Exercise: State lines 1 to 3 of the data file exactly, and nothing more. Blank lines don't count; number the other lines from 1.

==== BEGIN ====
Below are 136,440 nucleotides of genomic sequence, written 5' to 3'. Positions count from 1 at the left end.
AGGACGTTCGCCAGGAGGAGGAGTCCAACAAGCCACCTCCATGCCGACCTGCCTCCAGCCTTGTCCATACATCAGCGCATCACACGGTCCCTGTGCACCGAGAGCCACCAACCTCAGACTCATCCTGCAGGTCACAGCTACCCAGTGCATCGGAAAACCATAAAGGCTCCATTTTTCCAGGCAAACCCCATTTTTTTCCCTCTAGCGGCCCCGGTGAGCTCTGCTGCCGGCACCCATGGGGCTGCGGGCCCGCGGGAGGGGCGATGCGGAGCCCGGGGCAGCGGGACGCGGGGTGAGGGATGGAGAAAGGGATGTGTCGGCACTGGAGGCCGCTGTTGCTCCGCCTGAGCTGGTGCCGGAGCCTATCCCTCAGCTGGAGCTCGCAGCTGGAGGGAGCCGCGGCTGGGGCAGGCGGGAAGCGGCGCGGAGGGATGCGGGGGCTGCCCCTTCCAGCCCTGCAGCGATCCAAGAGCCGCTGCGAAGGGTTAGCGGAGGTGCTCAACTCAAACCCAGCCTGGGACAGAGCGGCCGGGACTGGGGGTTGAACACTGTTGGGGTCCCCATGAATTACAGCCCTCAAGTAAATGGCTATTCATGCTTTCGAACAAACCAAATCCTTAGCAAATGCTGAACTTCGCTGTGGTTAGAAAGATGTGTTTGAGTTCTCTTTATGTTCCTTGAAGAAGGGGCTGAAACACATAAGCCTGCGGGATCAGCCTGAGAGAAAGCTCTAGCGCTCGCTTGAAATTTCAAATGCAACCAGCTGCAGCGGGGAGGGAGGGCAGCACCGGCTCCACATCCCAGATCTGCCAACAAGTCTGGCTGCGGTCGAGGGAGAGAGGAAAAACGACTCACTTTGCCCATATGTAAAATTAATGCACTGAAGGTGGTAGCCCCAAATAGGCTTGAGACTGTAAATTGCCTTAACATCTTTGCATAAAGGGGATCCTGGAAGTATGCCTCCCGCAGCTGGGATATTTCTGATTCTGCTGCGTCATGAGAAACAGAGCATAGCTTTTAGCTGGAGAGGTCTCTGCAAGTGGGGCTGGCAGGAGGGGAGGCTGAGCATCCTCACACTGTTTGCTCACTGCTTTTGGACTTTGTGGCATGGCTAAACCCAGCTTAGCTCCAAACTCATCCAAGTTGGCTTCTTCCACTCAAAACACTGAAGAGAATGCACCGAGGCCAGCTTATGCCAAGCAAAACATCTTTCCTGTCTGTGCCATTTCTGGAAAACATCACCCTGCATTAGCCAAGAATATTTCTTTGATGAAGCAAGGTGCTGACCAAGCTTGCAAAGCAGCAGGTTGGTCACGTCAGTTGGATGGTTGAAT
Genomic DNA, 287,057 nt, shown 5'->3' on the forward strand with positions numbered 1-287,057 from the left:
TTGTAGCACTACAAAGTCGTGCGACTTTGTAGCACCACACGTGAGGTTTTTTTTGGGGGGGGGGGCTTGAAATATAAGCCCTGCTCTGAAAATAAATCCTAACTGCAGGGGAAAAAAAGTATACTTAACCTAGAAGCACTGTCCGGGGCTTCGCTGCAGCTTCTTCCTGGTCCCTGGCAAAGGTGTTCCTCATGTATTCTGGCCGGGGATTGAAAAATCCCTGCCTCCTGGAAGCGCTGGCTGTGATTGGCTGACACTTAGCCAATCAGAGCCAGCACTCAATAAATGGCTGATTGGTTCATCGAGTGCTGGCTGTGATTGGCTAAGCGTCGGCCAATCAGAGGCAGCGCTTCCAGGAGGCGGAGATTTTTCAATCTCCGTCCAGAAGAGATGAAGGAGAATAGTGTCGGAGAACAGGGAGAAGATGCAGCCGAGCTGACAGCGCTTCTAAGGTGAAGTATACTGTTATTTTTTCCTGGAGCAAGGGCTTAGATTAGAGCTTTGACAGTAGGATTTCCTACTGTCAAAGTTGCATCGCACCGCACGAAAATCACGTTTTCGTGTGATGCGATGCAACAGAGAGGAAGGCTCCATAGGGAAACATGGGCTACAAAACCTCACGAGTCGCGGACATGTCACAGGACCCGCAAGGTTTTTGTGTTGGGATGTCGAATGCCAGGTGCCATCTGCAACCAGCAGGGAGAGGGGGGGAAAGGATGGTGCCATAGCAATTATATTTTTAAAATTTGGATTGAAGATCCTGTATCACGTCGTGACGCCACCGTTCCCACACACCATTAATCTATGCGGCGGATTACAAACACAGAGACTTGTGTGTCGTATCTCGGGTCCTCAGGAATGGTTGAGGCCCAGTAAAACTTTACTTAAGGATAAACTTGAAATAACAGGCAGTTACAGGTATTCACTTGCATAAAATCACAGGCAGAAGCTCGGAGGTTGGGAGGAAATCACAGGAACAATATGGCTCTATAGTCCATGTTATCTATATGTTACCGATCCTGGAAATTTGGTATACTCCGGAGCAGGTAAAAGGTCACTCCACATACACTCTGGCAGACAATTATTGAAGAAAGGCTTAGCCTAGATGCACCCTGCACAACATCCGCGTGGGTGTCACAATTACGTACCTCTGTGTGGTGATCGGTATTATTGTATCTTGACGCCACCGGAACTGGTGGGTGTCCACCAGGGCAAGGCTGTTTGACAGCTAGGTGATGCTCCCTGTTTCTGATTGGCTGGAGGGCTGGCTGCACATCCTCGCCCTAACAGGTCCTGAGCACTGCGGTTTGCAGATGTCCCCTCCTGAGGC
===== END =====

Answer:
Below are 136,440 nucleotides of genomic sequence, written 5' to 3'. Positions count from 1 at the left end.
AGGACGTTCGCCAGGAGGAGGAGTCCAACAAGCCACCTCCATGCCGACCTGCCTCCAGCCTTGTCCATACATCAGCGCATCACACGGTCCCTGTGCACCGAGAGCCACCAACCTCAGACTCATCCTGCAGGTCACAGCTACCCAGTGCATCGGAAAACCATAAAGGCTCCATTTTTCCAGGCAAACCCCATTTTTTTCCCTCTAGCGGCCCCGGTGAGCTCTGCTGCCGGCACCCATGGGGCTGCGGGCCCGCGGGAGGGGCGATGCGGAGCCCGGGGCAGCGGGACGCGGGGTGAGGGATGGAGAAAGGGATGTGTCGGCACTGGAGGCCGCTGTTGCTCCGCCTGAGCTGGTGCCGGAGCCTATCCCTCAGCTGGAGCTCGCAGCTGGAGGGAGCCGCGGCTGGGGCAGGCGGGAAGCGGCGCGGAGGGATGCGGGGGCTGCCCCTTCCAGCCCTGCAGCGATCCAAGAGCCGCTGCGAAGGGTTAGCGGAGGTGCTCAACTCAAACCCAGCCTGGGACAGAGCGGCCGGGACTGGGGGTTGAACACTGTTGGGGTCCCCATGAATTACAGCCCTCAAGTAAATGGCTATTCATGCTTTCGAACAAACCAAATCCTTAGCAAATGCTGAACTTCGCTGTGGTTAGAAAGATGTGTTTGAGTTCTCTTTATGTTCCTTGAAGAAGGGGCTGAAACACATAAGCCTGCGGGATCAGCCTGAGAGAAAGCTCTAGCGCTCGCTTGAAATTTCAAATGCAACCAGCTGCAGCGGGGAGGGAGGGCAGCACCGGCTCCACATCCCAGATCTGCCAACAAGTCTGGCTGCGGTCGAGGGAGAGAGGAAAAACGACTCACTTTGCCCATATGTAAAATTAATGCACTGAAGGTGGTAGCCCCAAATAGGCTTGAGACTGTAAATTGCCTTAACATCTTTGCATAAAGGGGATCCTGGAAGTATGCCTCCCGCAGCTGGGATATTTCTGATTCTGCTGCGTCATGAGAAACAGAGCATAGCTTTTAGCTGGAGAGGTCTCTGCAAGTGGGGCTGGCAGGAGGGGAGGCTGAGCATCCTCACACTGTTTGCTCACTGCTTTTGGACTTTGTGGCATGGCTAAACCCAGCTTAGCTCCAAACTCATCCAAGTTGGCTTCTTCCACTCAAAACACTGAAGAGAATGCACCGAGGCCAGCTTATGCCAAGCAAAACATCTTTCCTGTCTGTGCCATTTCTGGAAAACATCACCCTGCATTAGCCAAGAATATTTCTTTGATGAAGCAAGGTGCTGACCAAGCTTGCAAAGCAGCAGGTTGGTCACGTCAGTTGGATGGTTGAAT
Genomic DNA, 287,057 nt, shown 5'->3' on the forward strand with positions numbered 1-287,057 from the left: